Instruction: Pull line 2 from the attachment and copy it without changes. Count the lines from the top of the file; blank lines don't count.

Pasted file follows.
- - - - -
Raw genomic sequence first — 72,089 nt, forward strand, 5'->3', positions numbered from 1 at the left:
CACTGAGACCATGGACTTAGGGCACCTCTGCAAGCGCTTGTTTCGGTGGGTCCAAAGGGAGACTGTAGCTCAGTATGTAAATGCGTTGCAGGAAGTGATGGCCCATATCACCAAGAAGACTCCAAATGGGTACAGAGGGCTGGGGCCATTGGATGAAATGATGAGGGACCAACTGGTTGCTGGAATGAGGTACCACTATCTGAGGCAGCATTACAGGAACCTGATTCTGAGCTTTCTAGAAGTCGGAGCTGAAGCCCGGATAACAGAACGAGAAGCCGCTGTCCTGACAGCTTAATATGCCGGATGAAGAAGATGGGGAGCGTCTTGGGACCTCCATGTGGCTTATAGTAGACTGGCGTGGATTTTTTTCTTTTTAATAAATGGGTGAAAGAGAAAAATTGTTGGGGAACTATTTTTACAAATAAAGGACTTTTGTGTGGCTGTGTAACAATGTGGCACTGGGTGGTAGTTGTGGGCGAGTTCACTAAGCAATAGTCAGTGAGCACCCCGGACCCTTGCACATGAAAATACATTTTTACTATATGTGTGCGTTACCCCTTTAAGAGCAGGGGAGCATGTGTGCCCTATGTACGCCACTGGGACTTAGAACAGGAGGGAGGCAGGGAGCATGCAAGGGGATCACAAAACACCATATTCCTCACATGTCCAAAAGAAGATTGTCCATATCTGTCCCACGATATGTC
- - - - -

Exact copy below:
CACTGAGACCATGGACTTAGGGCACCTCTGCAAGCGCTTGTTTCGGTGGGTCCAAAGGGAGACTGTAGCTCAGTATGTAAATGCGTTGCAGGAAGTGATGGCCCATATCACCAAGAAGACTCCAAATGGGTACAGAGGGCTGGGGCCATTGGATGAAATGATGAGGGACCAACTGGTTGCTGGAATGAGGTACCACTATCTGAGGCAGCATTACAGGAACCTGATTCTGAGCTTTCTAGAAGTCGGAGCTGAAGCCCGGATAACAGAACGAGAAGCCGCTGTCCTGACAGCTTAATATGCCGGATGAAGAAGATGGGGAGCGTCTTGGGACCTCCATGTGGCTTATAGTAGACTGGCGTGGATTTTTTTCTTTTTAATAAATGGGTGAAAGAGAAAAATTGTTGGGGAACTATTTTTACAAATAAAGGACTTTTGTGTGGCTGTGTAACAATGTGGCACTGGGTGGTAGTTGTGGGCGAGTTCACTAAGCAATAGTCAGTGAGCACCCCGGACCCTTGCACATGAAAATACATTTTTACTATATGTGTGCGTTACCCCTTTAAGAGCAGGGGAGCATGTGTGCCCTATGTACGCCACTGGGACTTAGAACAGGAGGGAGGCAGGGAGCATGCAAGGGGATCACAAAACACCATATTCCTCACATGTCCAAAAGAAGATTGTCCATATCTGTCCCACGATATGTC